First of all, fees. Would you accept a 5.50% savings account if they dinged you $10 a month in maintenance fees, or would you take a 5.00% savings account? Obviously, unless your balance is HUGE, you choose an account where there are no fees, or only small annual ones. This is exactly what you’re saying above. Thus, the fees are “equal” for the banks you compare.

    Then you compare customer service. For your needs, customer service is merely the ability to deposit and withdrawal (you hope). Thus, customer service is “equal.”

    That leaves the final factor, interest rates, which is the criteria for you to use in your situation.

  3. Martin says:

    I see what you are saying. I guess I do take into account fees more than I thought.

    I guess I just don’t really understand the scoring system. I would just get all the banks (probably from bankrate.com), and order them by interest rate. Throw out all non-FDIC insured banks. Then start looking at the fees to see which one fits each person’s situation best.

    You might also want to throw in track record. I.E. What their interest rates have been in the past. Look at Citibank – they were 5%, now down to 4.75%, and they may go down again.

    Also, if you know of another place that lists all the banks and info about the banks, let me know. Thanks.

  4. MossySF says:

    http://bankdeals.blogspot.com/

    Constantly updates with who’s got the highest rates for savings and CDs.

    I’ve decided screw FDIC insurance. Vanguard Prime Money Market gets my money. If Vanguard blows up, this country has much bigger issues than my puny emergency. Not to mention they already have a ton of my money in their investment funds and will get a ton more in the future.

  5. TFB says:

    There’s another reason why you shouldn’t just look at the rate and fees even if a bank is FDIC insured.

    Does anyone know how FDIC insurance works? If a bank fails, do you get paid right away, or do you have to wait until everything is sorted out? For how long? How do you prove how much you had in your account if the bank’s computer is screwed up because the bank failed? The point of having an emergency fund is knowing you have access to the money when you need it. Having it tied up in the FDIC process is not ideal. So you have to look at the overall resources of a bank. An international bank that survived world wars like HSBC, ING or Citibank is much less likely to fail than a small bank new in the business. They are much more likely to have security and processes not to screw up.

    Vanguard money market fund, despite its lack of FDIC insurance, is actually as safe as or even safer than some of the FDIC insured deposits. The money market fund invests in short-term government bonds and commercial paper issued by many corporations. There is diversity in its holdings. Those holdings have value. A bank deposit on the other hand is an unsecured obligation of the bank.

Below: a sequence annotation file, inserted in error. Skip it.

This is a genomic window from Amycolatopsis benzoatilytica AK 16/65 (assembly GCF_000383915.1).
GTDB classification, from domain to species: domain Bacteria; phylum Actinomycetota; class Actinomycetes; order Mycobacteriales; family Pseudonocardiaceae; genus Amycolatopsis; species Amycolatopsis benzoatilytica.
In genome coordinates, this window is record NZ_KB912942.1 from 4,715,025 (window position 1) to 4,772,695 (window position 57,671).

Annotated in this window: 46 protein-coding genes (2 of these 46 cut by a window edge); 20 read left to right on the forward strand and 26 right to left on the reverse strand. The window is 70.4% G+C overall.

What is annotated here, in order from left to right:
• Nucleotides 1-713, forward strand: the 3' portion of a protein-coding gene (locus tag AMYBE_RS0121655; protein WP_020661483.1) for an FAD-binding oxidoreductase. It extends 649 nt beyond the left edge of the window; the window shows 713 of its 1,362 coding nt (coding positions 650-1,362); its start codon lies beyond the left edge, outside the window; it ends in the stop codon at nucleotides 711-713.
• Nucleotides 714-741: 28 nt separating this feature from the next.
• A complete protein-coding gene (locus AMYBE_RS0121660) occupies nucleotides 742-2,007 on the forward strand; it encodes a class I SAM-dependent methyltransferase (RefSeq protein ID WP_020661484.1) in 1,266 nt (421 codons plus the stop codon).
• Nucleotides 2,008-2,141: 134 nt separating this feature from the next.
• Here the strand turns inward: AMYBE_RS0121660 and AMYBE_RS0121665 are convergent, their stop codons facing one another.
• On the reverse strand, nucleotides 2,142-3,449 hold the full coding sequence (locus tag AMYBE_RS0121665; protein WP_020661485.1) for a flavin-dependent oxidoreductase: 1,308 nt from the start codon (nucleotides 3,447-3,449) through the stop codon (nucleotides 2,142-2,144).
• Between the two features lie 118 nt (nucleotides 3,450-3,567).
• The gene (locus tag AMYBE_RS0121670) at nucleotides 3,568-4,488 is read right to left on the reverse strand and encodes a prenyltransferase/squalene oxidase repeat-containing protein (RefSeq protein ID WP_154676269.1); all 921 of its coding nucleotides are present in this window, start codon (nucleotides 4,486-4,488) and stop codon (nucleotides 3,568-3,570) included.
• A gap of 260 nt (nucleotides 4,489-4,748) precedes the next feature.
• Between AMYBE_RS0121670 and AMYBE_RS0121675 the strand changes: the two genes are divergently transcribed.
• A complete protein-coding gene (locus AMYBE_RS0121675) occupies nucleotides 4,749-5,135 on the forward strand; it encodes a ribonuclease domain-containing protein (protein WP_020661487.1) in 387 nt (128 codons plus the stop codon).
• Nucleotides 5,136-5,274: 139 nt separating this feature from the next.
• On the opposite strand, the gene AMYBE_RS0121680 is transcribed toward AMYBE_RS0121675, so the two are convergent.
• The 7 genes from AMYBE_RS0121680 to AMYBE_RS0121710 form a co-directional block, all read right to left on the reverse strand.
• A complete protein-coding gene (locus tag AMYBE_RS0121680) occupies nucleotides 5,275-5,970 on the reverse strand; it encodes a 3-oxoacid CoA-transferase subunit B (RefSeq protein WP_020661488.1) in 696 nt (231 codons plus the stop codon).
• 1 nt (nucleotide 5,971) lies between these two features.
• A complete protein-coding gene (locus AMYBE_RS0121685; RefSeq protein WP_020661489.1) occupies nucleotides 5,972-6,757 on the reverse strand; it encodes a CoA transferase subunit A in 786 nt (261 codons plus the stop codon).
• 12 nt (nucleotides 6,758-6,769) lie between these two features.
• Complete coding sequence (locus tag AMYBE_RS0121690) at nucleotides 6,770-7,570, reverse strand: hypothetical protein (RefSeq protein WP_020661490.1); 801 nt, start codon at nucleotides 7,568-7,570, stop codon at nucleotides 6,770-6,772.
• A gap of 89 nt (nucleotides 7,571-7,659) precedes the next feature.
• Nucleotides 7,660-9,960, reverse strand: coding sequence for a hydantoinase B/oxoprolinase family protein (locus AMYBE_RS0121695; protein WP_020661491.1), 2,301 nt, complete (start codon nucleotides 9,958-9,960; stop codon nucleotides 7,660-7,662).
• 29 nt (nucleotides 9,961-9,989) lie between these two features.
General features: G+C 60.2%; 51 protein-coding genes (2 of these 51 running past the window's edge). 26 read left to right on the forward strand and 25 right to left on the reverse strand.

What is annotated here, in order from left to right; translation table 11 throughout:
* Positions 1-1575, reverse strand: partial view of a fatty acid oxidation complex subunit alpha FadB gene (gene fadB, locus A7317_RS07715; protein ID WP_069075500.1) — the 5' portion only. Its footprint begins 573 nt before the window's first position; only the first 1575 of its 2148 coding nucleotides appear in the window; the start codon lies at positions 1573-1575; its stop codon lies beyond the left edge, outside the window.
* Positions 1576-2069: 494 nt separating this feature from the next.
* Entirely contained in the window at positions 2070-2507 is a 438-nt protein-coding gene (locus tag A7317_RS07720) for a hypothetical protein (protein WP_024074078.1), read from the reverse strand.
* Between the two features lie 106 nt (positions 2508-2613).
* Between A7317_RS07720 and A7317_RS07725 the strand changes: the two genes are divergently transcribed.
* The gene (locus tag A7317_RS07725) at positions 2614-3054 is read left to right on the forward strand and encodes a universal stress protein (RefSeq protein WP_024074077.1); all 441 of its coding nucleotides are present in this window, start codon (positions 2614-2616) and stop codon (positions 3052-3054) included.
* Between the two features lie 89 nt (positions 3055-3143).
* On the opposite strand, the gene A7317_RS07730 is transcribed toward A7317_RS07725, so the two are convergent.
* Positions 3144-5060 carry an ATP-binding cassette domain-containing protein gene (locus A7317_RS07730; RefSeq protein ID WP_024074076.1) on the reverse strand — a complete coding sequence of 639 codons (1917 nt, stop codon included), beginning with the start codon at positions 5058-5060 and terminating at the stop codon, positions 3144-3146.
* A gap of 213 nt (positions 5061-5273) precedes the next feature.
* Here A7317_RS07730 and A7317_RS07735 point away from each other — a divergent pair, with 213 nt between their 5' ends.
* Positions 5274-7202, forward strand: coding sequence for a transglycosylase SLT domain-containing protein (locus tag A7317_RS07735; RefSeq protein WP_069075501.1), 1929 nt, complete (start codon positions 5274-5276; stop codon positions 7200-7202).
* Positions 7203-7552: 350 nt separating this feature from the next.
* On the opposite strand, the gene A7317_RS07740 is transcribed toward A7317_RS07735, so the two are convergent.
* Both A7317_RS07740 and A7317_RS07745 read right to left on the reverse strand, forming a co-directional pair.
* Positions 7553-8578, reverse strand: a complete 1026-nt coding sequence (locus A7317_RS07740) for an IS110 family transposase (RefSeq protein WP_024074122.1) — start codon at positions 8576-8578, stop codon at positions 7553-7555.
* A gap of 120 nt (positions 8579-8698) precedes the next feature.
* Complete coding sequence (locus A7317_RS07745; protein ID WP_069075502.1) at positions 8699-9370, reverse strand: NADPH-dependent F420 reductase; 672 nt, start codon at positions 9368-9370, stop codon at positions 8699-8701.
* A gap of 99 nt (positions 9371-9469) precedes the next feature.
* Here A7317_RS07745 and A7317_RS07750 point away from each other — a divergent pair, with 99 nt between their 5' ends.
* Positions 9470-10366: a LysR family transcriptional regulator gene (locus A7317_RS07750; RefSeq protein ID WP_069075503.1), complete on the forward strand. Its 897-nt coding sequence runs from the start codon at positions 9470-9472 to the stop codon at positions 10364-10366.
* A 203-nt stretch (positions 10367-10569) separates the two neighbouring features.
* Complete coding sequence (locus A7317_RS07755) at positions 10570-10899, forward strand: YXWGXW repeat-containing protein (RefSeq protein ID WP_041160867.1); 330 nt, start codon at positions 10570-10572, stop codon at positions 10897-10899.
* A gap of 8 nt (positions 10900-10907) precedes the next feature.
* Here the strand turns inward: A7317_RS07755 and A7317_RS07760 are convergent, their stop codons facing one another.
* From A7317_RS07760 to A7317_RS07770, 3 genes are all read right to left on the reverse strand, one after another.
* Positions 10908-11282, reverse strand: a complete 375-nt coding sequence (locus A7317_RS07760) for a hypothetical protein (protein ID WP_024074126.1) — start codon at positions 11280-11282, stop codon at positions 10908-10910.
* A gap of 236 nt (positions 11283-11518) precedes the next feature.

FDIC insurance is nice but you really don’t want to see yourself using it.

  6. Trent Trent says:

    “FDIC insurance is nice but…” … during the savings and loan crisis of the 1980s, lots of people thought their money was safely in a bank. They got some very quick introductions to the FDIC. Don’t think “it can’t happen now” if you’re looking to minimize risk, which is a big reason for keeping your money in cash.

  7. Dman says:

    Okay so who do you guys like for customer service then? I have found Washington Mutual to be very courteous,friendly, and helpful in the past. Their free checking account never surprised me with any hidden fees,and the people were nice,so I liked banking there.They do not have a branch in my new town though,so I am forced to hunt down a new bank.

    Our new town has TCF,Wells Fargo,B of A,Chase(yikes),Citi,American National, and several small credit unions. So far I haven’t been overly impressed with any of them. I would love to hear what people think of their own banking choices here in the west. (Colorado specifically)Who do you like? Who have you had problems wit? Etc…

    Interesting article. Thanks for the read.

  8. Wyon8ve says:

    For those with questions concerning the FDIC coverage of their qualified accounts.

    http://www.fdic.gov/consumers/consumer/news/cnspr06/leadstory.html

  9. Mike says:

    Dman: in Colorado I’ve been moving everything to Bellco Credit Union. I was with WaMu in college and even kept the account when I moved to CO. I had a Wells Fargo account for a while (when I first moved to CO), but got tired of the hassles and mistakes, even though they corrected them (after some considerable effort). Used the WaMu (direct deposit) as my primary until I opened my Compass accout. Shortly after I opened my Bellco Savings (got my mortgage with Bellco) I closed my WaMu (even though they now have branches in CO). About 6mo-1yr after I closed my WaMu account is when they had their “run” on the bank. I was glad I had already quit using them at that point ;) Always loved them when I was in Washington, but their CO branches were not the same some how…